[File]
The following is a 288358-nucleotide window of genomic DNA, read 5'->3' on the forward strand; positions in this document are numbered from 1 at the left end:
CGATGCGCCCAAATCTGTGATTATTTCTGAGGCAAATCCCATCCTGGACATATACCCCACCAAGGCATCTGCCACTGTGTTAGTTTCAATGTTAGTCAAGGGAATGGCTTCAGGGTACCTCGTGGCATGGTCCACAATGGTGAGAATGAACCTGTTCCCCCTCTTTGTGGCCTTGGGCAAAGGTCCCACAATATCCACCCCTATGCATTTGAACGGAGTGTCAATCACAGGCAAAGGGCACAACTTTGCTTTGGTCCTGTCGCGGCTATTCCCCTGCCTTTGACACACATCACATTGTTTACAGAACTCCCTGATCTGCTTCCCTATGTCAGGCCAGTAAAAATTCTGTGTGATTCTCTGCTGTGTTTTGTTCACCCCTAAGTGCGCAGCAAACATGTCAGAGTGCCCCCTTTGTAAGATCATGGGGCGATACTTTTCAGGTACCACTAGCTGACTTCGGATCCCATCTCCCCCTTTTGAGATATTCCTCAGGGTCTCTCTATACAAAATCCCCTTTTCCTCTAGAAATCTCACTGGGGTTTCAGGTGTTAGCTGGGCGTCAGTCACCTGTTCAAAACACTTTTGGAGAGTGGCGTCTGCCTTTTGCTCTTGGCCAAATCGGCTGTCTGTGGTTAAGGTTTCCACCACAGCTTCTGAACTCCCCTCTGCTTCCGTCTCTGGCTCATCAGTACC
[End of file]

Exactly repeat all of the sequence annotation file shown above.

The following is a 288358-nucleotide window of genomic DNA, read 5'->3' on the forward strand; positions in this document are numbered from 1 at the left end:
CGATGCGCCCAAATCTGTGATTATTTCTGAGGCAAATCCCATCCTGGACATATACCCCACCAAGGCATCTGCCACTGTGTTAGTTTCAATGTTAGTCAAGGGAATGGCTTCAGGGTACCTCGTGGCATGGTCCACAATGGTGAGAATGAACCTGTTCCCCCTCTTTGTGGCCTTGGGCAAAGGTCCCACAATATCCACCCCTATGCATTTGAACGGAGTGTCAATCACAGGCAAAGGGCACAACTTTGCTTTGGTCCTGTCGCGGCTATTCCCCTGCCTTTGACACACATCACATTGTTTACAGAACTCCCTGATCTGCTTCCCTATGTCAGGCCAGTAAAAATTCTGTGTGATTCTCTGCTGTGTTTTGTTCACCCCTAAGTGCGCAGCAAACATGTCAGAGTGCCCCCTTTGTAAGATCATGGGGCGATACTTTTCAGGTACCACTAGCTGACTTCGGATCCCATCTCCCCCTTTTGAGATATTCCTCAGGGTCTCTCTATACAAAATCCCCTTTTCCTCTAGAAATCTCACTGGGGTTTCAGGTGTTAGCTGGGCGTCAGTCACCTGTTCAAAACACTTTTGGAGAGTGGCGTCTGCCTTTTGCTCTTGGCCAAATCGGCTGTCTGTGGTTAAGGTTTCCACCACAGCTTCTGAACTCCCCTCTGCTTCCGTCTCTGGCTCATCAGTACC